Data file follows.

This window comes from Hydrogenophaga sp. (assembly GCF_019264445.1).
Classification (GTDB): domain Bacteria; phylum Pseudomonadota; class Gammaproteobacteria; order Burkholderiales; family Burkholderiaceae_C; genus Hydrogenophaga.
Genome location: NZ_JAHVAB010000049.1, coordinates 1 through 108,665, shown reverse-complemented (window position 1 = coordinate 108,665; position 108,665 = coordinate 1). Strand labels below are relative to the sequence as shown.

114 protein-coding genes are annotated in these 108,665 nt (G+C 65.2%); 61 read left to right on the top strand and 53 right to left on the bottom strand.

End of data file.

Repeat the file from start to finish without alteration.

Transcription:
This window comes from Hydrogenophaga sp. (assembly GCF_019264445.1).
Classification (GTDB): domain Bacteria; phylum Pseudomonadota; class Gammaproteobacteria; order Burkholderiales; family Burkholderiaceae_C; genus Hydrogenophaga.
Genome location: NZ_JAHVAB010000049.1, coordinates 1 through 108,665, shown reverse-complemented (window position 1 = coordinate 108,665; position 108,665 = coordinate 1). Strand labels below are relative to the sequence as shown.

114 protein-coding genes are annotated in these 108,665 nt (G+C 65.2%); 61 read left to right on the top strand and 53 right to left on the bottom strand.